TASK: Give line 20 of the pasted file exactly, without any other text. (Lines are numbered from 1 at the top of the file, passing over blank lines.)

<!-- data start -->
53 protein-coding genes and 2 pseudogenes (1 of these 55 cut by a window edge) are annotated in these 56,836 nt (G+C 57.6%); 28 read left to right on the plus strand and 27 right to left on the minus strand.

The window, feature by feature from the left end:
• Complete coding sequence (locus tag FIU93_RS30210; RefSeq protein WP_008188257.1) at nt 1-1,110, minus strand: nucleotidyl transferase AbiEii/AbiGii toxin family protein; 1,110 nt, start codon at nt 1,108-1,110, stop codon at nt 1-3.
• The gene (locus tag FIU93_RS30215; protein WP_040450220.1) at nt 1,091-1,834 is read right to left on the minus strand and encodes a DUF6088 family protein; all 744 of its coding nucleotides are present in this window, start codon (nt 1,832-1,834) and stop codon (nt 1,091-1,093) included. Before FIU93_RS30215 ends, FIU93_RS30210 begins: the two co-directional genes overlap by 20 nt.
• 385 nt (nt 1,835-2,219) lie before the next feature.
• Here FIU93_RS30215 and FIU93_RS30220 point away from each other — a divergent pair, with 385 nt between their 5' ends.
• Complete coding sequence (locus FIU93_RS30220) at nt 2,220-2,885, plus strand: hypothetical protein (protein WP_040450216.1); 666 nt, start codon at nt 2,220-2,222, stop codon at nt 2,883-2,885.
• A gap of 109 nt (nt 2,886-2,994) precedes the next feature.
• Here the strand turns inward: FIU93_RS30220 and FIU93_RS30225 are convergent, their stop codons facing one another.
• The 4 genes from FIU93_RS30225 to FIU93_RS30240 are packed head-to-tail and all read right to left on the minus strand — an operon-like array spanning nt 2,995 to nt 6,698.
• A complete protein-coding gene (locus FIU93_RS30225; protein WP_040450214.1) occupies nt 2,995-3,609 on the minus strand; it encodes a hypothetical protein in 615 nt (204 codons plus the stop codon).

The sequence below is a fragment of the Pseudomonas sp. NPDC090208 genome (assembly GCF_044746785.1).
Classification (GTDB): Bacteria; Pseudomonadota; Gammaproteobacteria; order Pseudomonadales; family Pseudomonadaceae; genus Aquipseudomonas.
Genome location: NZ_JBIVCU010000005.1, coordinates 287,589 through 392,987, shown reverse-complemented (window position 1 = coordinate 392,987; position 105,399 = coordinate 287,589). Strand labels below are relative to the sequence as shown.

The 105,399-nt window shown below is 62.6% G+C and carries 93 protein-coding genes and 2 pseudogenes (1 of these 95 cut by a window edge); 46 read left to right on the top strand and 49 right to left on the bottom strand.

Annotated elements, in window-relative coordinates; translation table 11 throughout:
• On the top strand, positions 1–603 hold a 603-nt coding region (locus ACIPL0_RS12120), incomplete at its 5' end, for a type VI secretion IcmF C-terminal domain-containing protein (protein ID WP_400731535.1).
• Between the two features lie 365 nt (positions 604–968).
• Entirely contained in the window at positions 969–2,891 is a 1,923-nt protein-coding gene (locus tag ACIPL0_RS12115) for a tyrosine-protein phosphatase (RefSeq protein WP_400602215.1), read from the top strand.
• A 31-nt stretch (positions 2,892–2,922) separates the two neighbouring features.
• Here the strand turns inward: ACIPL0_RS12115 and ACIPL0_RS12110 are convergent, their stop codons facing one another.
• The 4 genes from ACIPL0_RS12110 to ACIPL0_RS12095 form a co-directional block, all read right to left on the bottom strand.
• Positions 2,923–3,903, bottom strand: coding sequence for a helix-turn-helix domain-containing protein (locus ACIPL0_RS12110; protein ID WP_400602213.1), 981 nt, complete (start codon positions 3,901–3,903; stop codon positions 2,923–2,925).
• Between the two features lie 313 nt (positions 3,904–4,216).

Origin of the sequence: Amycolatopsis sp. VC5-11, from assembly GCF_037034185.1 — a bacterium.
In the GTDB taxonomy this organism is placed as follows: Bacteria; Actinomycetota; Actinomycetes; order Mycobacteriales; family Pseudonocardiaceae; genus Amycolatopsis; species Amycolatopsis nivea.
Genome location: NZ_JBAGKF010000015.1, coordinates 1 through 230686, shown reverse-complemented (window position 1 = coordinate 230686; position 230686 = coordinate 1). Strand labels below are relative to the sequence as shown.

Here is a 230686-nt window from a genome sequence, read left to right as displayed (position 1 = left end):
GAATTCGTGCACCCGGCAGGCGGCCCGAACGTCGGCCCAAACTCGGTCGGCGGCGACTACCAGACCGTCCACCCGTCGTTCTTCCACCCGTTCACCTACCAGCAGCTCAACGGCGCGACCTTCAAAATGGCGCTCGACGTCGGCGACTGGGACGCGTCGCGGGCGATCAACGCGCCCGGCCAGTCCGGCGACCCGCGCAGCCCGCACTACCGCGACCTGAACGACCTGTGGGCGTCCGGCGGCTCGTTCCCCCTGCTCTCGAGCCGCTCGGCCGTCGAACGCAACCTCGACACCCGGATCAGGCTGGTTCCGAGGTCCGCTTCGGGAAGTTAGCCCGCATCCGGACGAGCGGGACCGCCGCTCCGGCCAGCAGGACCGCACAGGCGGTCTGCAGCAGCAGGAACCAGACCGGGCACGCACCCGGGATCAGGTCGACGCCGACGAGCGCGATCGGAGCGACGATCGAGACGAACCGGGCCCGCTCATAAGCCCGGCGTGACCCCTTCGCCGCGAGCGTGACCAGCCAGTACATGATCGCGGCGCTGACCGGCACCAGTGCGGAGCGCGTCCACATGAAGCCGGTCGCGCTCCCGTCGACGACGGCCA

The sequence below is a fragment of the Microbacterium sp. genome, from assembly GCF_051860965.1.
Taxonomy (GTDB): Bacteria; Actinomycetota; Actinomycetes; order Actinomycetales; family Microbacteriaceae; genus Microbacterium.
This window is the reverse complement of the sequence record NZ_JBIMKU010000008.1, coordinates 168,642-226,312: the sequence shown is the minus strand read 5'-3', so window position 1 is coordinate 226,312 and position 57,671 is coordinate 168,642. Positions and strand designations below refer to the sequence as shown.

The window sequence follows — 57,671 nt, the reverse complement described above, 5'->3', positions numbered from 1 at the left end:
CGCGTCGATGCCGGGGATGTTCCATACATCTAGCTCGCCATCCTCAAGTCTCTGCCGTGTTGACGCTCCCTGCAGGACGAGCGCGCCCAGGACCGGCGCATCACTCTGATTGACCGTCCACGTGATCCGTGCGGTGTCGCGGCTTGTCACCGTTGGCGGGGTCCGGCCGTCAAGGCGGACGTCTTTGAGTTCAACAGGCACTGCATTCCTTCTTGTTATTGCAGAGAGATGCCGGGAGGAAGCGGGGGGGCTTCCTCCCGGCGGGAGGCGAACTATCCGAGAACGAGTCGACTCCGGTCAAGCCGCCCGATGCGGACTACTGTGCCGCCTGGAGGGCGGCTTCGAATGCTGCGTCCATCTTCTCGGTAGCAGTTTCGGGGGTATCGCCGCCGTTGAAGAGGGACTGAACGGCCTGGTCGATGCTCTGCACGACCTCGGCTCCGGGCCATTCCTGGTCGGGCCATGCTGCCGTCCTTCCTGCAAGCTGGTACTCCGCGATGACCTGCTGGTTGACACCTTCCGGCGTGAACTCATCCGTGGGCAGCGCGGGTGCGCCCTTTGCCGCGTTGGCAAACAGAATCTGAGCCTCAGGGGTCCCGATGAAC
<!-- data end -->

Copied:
• A 31-nt stretch (positions 2,892–2,922) separates the two neighbouring features.